"Beyond choice, and physical difficulties is the need for public policies that are designed to respect a woman’s ability to breastfeed and care for her baby exclusively. Paid, extended maternity leave is necessary to establish the breastfeeding relationship. At home subsidies for stay a home mothers would also be appropriate here (Sweden is essentially doing this for up to 1 year). After that requiring employers to allow mothers to pump milk at work and NOT making them clock out to do so, providing on site childcare, and flextime/telecommuting options are important steps in maintaining the breastfeeding relationship beyond 6 months. Insurance paid for lactation consultants, public health campaigns on the ease of increasing milk supply via oatmeal and herbal tea, expanding the WIC give-aways of breastpumps are all ways to assist mothers in having success breastfeeding.

I’m sick of the partisan politics that maintain that parents are expected to “pull themselves up by their boot straps” and “do the best they can with what they’ve been given” and “suck it up.” That does not a healthy nation make. Charity, benevolence, compassion and kindness need a more central part in our public discourse."


Liz said...

That's all well and good, but you know, as someone who was told on a subway in a public place that I was poisoning my son for feeding him formula after I had mixed a bottle, I think I have reason to be defensive against so-called lactivists who have made it known that I just didn't try hard enough and it would have worked if I had tried harder.

There really is no compassion for people who went through what I went through.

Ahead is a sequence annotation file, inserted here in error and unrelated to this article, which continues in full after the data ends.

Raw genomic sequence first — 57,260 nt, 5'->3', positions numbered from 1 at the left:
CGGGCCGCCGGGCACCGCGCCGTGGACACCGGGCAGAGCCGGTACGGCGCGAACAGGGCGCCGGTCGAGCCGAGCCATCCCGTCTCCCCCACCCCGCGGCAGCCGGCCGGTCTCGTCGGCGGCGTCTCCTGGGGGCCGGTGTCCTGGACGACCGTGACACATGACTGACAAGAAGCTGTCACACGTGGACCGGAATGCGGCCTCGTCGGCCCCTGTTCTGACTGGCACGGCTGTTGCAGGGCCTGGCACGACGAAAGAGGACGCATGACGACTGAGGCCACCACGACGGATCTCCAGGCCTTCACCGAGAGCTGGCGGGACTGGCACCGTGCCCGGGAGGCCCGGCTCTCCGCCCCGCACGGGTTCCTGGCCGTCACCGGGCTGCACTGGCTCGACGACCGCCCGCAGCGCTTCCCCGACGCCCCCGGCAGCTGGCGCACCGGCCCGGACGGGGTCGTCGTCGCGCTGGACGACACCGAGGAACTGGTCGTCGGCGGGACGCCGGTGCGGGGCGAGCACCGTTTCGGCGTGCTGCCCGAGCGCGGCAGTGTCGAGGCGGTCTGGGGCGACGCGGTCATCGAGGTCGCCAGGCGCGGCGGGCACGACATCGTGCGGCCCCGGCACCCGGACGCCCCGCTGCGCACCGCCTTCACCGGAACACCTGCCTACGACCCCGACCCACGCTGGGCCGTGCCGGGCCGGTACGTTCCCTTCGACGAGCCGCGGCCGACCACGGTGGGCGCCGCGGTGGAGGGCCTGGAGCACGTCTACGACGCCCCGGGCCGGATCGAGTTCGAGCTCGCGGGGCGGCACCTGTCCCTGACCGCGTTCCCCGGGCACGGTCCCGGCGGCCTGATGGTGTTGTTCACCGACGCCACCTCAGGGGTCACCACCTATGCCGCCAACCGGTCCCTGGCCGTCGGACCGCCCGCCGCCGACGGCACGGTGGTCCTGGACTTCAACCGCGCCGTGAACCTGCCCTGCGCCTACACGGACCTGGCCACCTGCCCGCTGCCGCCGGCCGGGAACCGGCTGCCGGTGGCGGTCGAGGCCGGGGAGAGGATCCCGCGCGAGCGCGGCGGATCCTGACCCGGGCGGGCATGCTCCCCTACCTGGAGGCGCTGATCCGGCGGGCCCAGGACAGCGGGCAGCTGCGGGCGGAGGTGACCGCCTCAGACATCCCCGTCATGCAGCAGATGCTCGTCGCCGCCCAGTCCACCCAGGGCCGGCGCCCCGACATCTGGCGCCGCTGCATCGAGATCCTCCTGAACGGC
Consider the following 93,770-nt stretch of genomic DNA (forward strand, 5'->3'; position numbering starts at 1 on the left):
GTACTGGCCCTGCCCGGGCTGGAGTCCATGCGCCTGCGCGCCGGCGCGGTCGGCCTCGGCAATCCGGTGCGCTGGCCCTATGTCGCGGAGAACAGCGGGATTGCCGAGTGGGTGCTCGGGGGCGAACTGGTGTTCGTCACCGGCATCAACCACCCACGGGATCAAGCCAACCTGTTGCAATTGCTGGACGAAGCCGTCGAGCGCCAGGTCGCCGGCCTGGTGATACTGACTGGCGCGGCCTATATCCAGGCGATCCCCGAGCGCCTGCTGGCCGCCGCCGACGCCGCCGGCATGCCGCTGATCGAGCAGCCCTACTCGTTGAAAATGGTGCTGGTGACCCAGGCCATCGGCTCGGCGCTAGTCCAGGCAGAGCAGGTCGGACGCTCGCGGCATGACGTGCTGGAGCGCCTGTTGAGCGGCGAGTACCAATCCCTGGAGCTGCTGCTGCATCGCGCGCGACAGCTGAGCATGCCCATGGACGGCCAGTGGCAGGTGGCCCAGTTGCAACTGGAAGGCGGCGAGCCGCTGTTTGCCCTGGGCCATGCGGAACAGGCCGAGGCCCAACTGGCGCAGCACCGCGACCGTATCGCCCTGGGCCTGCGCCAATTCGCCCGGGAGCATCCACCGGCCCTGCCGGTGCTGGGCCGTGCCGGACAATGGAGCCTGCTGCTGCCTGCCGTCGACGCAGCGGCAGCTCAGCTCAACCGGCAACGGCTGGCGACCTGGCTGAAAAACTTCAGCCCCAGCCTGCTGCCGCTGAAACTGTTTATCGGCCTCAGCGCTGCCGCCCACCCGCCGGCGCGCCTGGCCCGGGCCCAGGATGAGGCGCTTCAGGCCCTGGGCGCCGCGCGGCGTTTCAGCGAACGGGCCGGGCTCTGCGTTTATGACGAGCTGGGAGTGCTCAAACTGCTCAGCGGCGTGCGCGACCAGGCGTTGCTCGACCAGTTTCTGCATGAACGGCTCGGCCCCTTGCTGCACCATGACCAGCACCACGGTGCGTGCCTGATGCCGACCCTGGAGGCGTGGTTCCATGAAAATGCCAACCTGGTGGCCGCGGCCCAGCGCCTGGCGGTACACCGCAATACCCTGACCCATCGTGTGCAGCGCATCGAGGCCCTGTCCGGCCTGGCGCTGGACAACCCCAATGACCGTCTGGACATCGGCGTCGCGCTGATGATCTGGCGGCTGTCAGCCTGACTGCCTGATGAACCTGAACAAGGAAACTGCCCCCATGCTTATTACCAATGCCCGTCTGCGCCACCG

Jenne said...

Liz, you are right. I didn't specifically address the lactvists who say such insensitive, and purposefully offensive things, though the warning I quote from Aimee certainly applies to them. I'm sorry that was your experience. No one is going to be won over or "convinced of the error of their ways" (as the lactivists view things) when they are being old things like that.

Anonymous said...

Where you write, "the fact does not change that breastfeeding would be better," I think you participate in the kind of broad and mistaken judgment that makes some women feel burdened with unnecessary guilt or sadness. It is flatly not true that breastfeeding would be better in all cases because not all situations are ideal, and some women have to live with facts that make breastfeeding NOT a good option. In some cases, the reality of a woman's life is that breastfeeding would not be better for her baby, for her situation, due to circumstances that cannot be changed. Breastfeeding may be better for MOST babies, but that does NOT mean that it is better for EVERY baby. For some babies, not breastfeeding is safer considering the realities with which they live. For example, a mom may be on chemotherapy or lifesaving prescription medication. For her baby, it is not better to breastfeed. Hypothetically, it might be better if the mother did not have cancer and did not need to take the medication--but that is not her life. The last thing that mother needs is your or my judgment because she has done the very best thing for HER baby. There are lots of ideals upon which we could judge one another that don't relate to the realities of each woman's life.

--an exclusively breastfeeding mom

Jenne said...

Anonymous, I'm going to respectfully disagree with you. The biological ideal, and how the human body is made to function, will always be the ideal. Certain circumstances and situations will make other solutions necessary but the fact with never change that a woman's body is intended to feed and nourish the young that she bares from it. Life gets in the way, even nature gets in the way at times, but the exceptions do not make the rule invalid.